Let's break that down a little, shall we? On the one hand, we have Reuters saying that corn ethanol is using up seventy-five percent of the total world corn crop, which is garbage by any estimation, and then Zoellick himself saying that corn production has increased some unspecified (in the Reuters article) amount in the last three years, of which increase, 75% has been diverted to corn ethanol. That means real corn production is still up 25% in three years even discounting corn production for corn ethanol.

Here's Zoellick's contradiction: I am frankly not seeing how you get from "real worldwide corn production is up by one quarter" to "corn ethanol is a significant contributor to the world food shortage." Particularly when you consider all the other factors I've mentioned before.

Update: Commenter Ficus corrects my math, in that real corn production is not up by one quarter; one quarter of the total increase is going to food and other non-ethanol uses. We do not, as far as I know, have any statistics in the recent Reuters article to quantify the amount of the increase. I thought something looked hinky there, but due to my dyscalculia, there are some days when I can practically crunch standard deviations in my head, and some days when I can't count to five using my fingers. Guess which happened to me the day I wrote this post? Nevertheless, I still think the point stands: I don't see how you get from "real corn production is up a significant amount" to "corn ethanol is a significant contributor to the world food shortage," especially given the other factors in play. My calculation error also doesn't invalidate the rank dishonesty I've exposed here, as I think ought to go without saying...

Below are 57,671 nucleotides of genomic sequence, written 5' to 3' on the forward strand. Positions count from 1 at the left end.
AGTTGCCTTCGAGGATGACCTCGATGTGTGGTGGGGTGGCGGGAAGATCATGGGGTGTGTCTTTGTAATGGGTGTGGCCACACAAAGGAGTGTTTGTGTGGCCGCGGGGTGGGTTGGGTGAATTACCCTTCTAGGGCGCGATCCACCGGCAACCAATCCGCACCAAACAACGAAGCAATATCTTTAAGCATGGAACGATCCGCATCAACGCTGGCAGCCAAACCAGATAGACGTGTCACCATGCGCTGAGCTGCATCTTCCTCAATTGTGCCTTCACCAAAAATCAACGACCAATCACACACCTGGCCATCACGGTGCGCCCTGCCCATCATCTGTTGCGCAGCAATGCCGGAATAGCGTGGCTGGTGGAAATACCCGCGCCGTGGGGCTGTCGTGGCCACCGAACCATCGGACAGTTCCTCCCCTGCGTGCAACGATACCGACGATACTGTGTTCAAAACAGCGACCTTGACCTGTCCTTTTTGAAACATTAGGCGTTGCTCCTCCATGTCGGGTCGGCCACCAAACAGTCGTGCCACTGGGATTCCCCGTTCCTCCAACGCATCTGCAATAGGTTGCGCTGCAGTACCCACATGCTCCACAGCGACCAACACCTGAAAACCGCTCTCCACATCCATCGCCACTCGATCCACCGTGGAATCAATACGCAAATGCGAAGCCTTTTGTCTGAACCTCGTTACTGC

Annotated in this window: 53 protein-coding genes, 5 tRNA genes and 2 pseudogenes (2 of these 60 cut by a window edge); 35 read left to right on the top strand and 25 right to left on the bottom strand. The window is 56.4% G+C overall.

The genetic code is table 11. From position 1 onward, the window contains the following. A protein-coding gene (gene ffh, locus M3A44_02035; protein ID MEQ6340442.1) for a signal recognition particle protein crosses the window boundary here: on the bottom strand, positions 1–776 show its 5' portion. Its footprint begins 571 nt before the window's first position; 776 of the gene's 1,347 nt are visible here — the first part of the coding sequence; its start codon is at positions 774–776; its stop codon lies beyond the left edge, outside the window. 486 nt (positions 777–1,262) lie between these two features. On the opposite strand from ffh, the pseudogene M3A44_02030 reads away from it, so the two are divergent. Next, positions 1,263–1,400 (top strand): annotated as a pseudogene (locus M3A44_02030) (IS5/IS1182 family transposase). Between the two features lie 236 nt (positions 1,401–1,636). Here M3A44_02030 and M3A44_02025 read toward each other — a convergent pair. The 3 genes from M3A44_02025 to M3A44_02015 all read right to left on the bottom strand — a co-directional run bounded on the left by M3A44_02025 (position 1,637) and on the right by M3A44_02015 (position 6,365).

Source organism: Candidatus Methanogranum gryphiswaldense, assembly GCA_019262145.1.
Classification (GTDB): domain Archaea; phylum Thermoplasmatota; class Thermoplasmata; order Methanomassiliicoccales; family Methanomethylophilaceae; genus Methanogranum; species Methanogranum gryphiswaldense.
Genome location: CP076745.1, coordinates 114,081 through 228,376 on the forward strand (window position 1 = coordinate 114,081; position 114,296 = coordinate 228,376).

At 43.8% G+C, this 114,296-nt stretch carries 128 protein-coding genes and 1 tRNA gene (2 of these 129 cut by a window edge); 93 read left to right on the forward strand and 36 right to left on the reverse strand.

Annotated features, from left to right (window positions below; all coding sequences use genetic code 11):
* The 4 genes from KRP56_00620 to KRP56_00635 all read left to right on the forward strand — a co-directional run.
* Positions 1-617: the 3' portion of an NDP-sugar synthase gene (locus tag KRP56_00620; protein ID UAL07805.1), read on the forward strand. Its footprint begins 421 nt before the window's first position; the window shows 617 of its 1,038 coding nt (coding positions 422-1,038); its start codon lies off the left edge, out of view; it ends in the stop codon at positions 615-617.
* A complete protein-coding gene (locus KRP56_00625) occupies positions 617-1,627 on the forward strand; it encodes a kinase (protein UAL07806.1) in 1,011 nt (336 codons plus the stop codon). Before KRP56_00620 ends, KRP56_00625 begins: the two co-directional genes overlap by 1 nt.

It's also extremely mendacious to refer to "biofuels" when you mean "corn ethanol." I'm getting tired of pointing this out, but apparently I need to keep doing it, since otherwise the propaganda machine gets to make its barbaric yawp unopposed (even by lowly umpteenth-tier bloggers like Your Humble Narrator).

Corn ethanol is not equal to "biofuels." Corn ethanol represents one type of biofuel, and only one type. Please stop referring to corn ethanol as "biofuels" as though the terms are synonymous. They are not. Doing so is unethical, flat-out dishonest, and bad journalism to boot.

It's all about the framing, folks. Pay attention, and don't believe the hype.

Postscript: My better half, the brilliant Tomble of Neologue, also points out the red herring in the first paragraph, in his typically pungent British way: "Corn has fuck-all to do with oilseed fuels as far as I can see, apart from the fact they're both used in some biofuels."


Author's Note: I had some things to say about Henry Morgenthaler's being awarded the Order of Canada, but I'm kind of all out for now. I swear, this blog won't be all biofuels all the time in the future, though...

Thursday, July 03, 2008


While I don't absolutely agree with everything Rustin says here, the take-home message is worth listening to: There is no energy shortage, dammit! and Don't believe the hype.